- Who is your favorite character in the Kerrigan family? What do you learn about them as they sit at the dinner table?
- Apply the Pogrebin quotation to your family of origin or your present family. What insights could people draw about how you gather at the table?
2. BEING HAPPY AND RICH
"Who are the happiest and richest people you know?" Shoni Labowitz asks in Miraculous Living. "They are the people living joyful enthusiastic lives. . . . These people possess something more precious than material goods. They possess a spark of God that radiates in all they do."
- Darryl's son Dale narrates this drama and talks with enthusiasm about being part of the luckiest family in the world. What does this clan view as signs of their wealth? signs of their happiness?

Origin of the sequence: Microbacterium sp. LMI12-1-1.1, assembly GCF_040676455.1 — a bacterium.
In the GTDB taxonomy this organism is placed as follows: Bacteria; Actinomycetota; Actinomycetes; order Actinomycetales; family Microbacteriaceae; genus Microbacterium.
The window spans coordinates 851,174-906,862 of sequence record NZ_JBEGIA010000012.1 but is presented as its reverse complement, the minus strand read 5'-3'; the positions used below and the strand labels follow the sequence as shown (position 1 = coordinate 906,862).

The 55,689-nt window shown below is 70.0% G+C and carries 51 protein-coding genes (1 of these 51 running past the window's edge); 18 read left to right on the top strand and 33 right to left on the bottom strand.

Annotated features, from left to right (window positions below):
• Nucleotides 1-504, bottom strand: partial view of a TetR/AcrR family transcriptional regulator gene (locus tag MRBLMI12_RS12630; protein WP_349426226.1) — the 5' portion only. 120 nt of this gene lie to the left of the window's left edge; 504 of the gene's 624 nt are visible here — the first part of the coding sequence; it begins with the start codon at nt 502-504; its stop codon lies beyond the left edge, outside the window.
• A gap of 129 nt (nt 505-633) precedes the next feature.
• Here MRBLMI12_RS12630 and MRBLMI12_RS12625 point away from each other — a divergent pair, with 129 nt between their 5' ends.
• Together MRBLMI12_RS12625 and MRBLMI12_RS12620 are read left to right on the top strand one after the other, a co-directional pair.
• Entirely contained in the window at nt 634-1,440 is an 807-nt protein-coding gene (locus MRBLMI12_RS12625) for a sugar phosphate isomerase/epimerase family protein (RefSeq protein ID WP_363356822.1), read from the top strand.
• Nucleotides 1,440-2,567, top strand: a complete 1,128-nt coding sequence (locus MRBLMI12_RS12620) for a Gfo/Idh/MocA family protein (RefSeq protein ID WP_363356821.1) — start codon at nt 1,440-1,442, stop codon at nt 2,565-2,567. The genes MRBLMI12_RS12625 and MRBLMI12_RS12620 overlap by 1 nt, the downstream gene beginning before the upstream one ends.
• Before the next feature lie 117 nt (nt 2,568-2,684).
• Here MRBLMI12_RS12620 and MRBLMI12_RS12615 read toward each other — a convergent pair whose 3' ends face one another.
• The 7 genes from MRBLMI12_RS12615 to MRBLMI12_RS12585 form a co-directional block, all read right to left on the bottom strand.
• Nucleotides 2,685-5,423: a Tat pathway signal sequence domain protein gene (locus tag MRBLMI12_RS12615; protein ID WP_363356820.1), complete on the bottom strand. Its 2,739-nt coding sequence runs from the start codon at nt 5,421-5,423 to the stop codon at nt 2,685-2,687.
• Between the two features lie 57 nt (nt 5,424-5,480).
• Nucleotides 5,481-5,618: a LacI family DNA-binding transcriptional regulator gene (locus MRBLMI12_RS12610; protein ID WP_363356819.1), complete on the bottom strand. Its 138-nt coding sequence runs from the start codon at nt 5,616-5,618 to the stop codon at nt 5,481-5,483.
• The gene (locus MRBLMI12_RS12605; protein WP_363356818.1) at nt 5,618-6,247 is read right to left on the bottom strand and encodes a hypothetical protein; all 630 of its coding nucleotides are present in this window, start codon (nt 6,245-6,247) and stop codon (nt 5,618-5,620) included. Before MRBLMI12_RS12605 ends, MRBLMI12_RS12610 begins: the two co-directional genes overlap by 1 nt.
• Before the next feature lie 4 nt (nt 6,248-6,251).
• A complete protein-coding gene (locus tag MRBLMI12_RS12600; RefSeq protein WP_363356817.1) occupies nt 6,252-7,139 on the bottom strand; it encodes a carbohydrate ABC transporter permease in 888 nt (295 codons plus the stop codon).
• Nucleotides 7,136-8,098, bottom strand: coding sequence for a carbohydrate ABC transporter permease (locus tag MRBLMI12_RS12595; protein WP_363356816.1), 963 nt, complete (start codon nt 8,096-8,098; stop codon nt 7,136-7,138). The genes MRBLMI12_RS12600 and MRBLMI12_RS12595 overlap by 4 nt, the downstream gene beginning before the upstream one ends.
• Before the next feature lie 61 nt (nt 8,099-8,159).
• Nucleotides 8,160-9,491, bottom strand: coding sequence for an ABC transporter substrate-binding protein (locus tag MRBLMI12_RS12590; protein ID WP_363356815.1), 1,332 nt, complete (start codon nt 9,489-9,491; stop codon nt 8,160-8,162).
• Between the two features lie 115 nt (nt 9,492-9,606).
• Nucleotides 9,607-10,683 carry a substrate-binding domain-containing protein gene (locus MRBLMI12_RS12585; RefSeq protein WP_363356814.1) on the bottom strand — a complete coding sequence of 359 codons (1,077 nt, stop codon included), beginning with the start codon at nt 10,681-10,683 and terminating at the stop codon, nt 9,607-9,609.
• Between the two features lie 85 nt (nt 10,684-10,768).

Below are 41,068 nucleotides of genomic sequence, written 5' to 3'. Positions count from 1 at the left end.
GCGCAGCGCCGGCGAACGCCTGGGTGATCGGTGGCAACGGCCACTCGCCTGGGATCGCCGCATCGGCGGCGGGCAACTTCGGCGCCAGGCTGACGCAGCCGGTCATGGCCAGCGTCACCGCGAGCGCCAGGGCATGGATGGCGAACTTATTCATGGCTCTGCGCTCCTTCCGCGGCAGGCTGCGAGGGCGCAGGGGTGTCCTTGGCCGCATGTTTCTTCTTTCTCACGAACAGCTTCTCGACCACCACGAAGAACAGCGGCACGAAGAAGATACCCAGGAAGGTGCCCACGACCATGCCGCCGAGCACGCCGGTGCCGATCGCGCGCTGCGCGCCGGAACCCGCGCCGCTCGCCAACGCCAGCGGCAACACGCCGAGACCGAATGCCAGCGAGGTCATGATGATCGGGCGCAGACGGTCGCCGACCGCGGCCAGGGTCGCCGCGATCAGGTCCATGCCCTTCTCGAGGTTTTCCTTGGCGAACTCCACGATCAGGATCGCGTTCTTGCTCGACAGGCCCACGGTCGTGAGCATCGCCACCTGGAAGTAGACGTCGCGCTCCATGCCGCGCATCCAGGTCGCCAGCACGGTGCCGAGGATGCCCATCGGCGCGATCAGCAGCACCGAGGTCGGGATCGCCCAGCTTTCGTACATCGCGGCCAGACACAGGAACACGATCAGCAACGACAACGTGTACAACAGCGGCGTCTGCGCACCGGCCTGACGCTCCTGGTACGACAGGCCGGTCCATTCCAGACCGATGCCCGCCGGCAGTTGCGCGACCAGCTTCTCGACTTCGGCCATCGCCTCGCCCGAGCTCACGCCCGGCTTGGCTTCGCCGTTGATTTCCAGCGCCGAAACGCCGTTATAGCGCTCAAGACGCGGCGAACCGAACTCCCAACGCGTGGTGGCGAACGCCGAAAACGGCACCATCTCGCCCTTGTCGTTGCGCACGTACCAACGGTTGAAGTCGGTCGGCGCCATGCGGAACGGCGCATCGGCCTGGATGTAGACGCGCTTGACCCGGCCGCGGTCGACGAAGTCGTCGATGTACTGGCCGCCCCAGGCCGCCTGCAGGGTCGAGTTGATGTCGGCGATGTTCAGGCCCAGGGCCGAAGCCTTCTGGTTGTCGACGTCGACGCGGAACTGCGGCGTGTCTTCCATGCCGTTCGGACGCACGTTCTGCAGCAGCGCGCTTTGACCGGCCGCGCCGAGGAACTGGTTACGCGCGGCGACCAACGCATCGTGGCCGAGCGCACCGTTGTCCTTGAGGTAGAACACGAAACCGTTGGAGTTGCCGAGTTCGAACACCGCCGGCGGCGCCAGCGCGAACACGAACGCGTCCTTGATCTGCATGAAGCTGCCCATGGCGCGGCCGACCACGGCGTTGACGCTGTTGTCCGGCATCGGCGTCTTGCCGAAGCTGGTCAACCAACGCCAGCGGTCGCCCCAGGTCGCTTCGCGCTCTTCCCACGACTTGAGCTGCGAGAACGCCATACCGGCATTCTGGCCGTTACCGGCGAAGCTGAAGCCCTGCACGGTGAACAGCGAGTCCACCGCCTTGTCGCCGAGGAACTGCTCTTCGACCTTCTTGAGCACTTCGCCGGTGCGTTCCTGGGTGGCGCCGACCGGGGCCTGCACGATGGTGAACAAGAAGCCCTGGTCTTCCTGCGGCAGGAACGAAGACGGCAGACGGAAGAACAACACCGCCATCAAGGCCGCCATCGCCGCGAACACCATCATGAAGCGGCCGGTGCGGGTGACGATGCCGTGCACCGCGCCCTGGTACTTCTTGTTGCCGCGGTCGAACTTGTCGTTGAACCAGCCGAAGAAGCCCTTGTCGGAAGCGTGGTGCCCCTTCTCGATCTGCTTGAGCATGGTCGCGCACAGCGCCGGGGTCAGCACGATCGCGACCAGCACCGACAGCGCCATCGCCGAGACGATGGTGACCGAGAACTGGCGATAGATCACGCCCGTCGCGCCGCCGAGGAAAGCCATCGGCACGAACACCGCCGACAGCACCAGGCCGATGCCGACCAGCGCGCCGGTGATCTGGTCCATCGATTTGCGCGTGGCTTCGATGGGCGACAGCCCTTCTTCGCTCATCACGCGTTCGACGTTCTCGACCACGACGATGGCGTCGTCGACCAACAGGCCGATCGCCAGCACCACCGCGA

- What is your response to individuals who are radiant about the blessings in their lives? Do you tend to connect enthusiasm with happiness?
3. THE POWER LINES
In How to Want What You Have, Timothy Miller suggests being grateful for things we take for granted: "Power lines make it possible for me to keep my children healthy and warm. Power lines make it possible for me to turn on the radio anytime I like and choose from hundreds of different sources of music, entertainment and information."
- Talk about Darryl's spiritual practice of gratitude that enables him to be thankful for power lines and living right next to the airport.
- Pick some unremarkable or lowly object in your immediate surroundings and see how it draws out your gratitude.
4. LOVING THE MOMENT